Wednesday, November 12, 2008

We've come a long way...

My wife brought this obituary to attention, and as I read it I thought about how far we have come as Americans...

Richaleen Ray Atterbeary

Richaleen Ray Atterbeary was born in Denmark, S.C., on March 12, 1903, the third daughter of Richmond and Hattie Ray. Sadly, her father died before she was born. Richaleen was delivered three months prematurely, and the midwife said the baby was too tiny to survive. She advised Richaleen’s mother to keep the baby close and warm. Consequently, Richaleen was a sickly child, so Hattie moved her daughters to the country to nurse her ill child back to health with fresh air and homegrown vegetables.
During Richaleen’s teen years, Hattie moved her and her sisters, Portia and Ernell, back to the city. Richaleen met and later married the late Whaley John Atterbeary in 1919. They had one child, a son, the late Knowlton Richefield Atterbeary Sr., born March 7, 1921. When her son was 4, the family moved to Philadelphia. They were employed by a prominent family, the Weavers of West Mount Airy.
Richaleen was a pioneer in desegregating the C. W. Henry School, near where she and her family lived and worked. When their son was of school age, Richaleen attempted to register him, but received negative responses from the school. At that time there were no blacks in the C. W. Henry School. Yet, she persisted until she was successful. Knowlton became the first black child to be admitted to the C. W. Henry School.
For many years, the family summered in Ocean County, N.J., where they remained employed by the Weavers and enjoyed the country lifestyle. They eventually homesteaded in Toms River, Manitou Park, along with Hattie.
Under Richaleen’s guidance, her son went on to become the first recognized African-American orthodontist in the state of Pennsylvania. Her family’s successes are a source of continuing pride for Richaleen, and she has been known to sometimes rise in church and proclaim their accomplishments.
Later, her family lived in Wilkes-Barre, Pennsylvania, when her husband, a Baptist minister, was called to a church there. Although Richaleen and her husband were in their 70s, shortly after arriving there, they adopted an infant boy, John. After the demise of her husband, her sister urged her to return to Philadelphia with John. She reinstated membership with Canaan Baptist Church, and a few years ago, her vision of Canaan’s Children’s Church came to fruition.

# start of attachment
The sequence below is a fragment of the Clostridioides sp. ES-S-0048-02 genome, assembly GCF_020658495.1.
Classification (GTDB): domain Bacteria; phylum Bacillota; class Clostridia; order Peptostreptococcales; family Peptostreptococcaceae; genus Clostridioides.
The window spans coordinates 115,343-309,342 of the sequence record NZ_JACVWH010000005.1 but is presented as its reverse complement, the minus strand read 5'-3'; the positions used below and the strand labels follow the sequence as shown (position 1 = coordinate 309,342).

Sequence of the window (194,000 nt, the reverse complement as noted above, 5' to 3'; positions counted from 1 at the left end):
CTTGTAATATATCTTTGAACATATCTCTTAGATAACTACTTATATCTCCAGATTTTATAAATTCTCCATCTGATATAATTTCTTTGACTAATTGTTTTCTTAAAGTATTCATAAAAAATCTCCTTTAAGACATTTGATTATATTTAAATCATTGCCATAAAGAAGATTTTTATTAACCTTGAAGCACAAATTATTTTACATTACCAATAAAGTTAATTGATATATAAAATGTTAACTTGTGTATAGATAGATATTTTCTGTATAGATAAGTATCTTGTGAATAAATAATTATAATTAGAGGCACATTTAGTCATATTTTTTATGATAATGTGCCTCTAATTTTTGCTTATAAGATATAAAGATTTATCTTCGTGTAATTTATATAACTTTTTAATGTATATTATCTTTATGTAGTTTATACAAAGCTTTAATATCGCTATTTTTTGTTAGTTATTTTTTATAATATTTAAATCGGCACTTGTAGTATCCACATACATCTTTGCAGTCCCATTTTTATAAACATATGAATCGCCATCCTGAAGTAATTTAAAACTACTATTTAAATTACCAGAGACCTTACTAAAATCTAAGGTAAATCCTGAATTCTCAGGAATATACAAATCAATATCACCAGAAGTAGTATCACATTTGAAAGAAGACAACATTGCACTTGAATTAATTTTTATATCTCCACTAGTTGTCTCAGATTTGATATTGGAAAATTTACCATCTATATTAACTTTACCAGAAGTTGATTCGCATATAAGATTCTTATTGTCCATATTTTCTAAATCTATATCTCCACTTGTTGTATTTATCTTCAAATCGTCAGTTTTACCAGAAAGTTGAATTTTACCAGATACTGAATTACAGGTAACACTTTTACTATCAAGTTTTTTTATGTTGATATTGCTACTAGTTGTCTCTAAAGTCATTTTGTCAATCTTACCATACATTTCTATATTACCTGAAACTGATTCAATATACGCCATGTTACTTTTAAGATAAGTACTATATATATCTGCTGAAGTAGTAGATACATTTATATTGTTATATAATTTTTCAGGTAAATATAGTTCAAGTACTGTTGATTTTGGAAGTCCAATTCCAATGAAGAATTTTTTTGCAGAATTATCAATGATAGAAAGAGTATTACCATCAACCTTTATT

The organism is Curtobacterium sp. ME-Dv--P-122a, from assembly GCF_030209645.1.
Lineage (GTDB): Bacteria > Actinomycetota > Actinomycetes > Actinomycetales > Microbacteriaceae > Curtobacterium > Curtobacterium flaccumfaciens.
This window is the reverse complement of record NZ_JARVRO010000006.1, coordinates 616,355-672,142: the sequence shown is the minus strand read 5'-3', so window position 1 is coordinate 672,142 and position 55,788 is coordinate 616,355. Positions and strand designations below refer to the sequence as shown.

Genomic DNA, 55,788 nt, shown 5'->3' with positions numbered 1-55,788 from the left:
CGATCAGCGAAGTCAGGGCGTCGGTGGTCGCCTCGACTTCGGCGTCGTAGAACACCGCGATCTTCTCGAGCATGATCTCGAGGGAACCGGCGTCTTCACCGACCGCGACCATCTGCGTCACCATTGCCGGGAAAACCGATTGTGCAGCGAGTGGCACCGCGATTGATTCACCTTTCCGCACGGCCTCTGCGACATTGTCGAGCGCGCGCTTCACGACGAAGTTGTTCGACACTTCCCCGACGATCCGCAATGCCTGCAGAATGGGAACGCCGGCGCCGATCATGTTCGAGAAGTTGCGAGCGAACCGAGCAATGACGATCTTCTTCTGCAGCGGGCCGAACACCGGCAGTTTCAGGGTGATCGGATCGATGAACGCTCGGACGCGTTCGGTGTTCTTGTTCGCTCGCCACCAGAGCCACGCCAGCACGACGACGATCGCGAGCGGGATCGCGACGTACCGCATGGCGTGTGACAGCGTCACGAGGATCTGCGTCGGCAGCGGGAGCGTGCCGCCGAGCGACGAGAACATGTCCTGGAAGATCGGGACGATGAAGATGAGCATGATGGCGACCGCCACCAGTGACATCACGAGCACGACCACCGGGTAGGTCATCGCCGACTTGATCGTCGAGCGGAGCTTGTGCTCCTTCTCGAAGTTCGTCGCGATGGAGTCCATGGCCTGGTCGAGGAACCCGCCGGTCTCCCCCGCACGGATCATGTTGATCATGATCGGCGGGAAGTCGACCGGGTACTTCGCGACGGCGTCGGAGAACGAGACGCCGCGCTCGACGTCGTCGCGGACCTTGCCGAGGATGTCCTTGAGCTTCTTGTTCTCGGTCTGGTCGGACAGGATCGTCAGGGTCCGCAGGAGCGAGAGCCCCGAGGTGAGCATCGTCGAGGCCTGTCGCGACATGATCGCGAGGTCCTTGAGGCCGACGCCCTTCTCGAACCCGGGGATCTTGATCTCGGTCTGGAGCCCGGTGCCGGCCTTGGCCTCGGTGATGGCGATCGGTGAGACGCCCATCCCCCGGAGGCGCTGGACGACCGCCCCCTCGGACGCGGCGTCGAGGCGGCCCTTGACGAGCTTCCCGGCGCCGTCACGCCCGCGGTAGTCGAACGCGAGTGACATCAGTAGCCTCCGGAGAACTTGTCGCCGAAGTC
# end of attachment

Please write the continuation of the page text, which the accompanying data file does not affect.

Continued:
Richaleen was always a very active person. She loved swimming, bicycling, fishing, traveling, and driving a “fast” car. In fact, she had to be urged by the family to give up driving at the age of 85! This lovely, great lady refused to live in the assisted-living building at Germantown Home and retained her apartment until after her 100th birthday. Until that time, she continued to help others, from preschoolers to the elderly, most of whom were younger than her. It was difficult to catch her because she was constantly on the go, by car, train, or airplane.
On Tuesday, November 4, 2008, at 105 years of age, Richaleen proudly cast her vote for the first black president of the United States of America. On Sunday, November 9, 2008, she departed this life.
Richaleen was very proud of her descendants, who all strive to emulate her. They include her grandchildren, Knowlton Richefield Atterbeary Jr. (wife Rosalynne), and Marlyn Atterbeary Oatts; her great grandchildren, Knowlton Richefield Atterbeary III, Vanessa Elaine Atterbeary Esq. (husband Paul), Cian Atterbeary Oatts, Curan Xavier Oatts and Courtnay Richaleen Oatts (husband Raynell); her great-great granddaughter, Ciana Renee Oatts; her nieces, Ernell Jones, Hattie Rice and Richaleen Draine; her nephew, James Hall; her son, John Whaley Atterbeary; and her many grand, great-grand and great-great-grand nieces, nephews; and friends.

2 comments:

Courtnay said...

Think but don't stop moving....never stop moving in the direction that the Lord calls

Shawn said...

This is an amazing family history. One to be very proud of.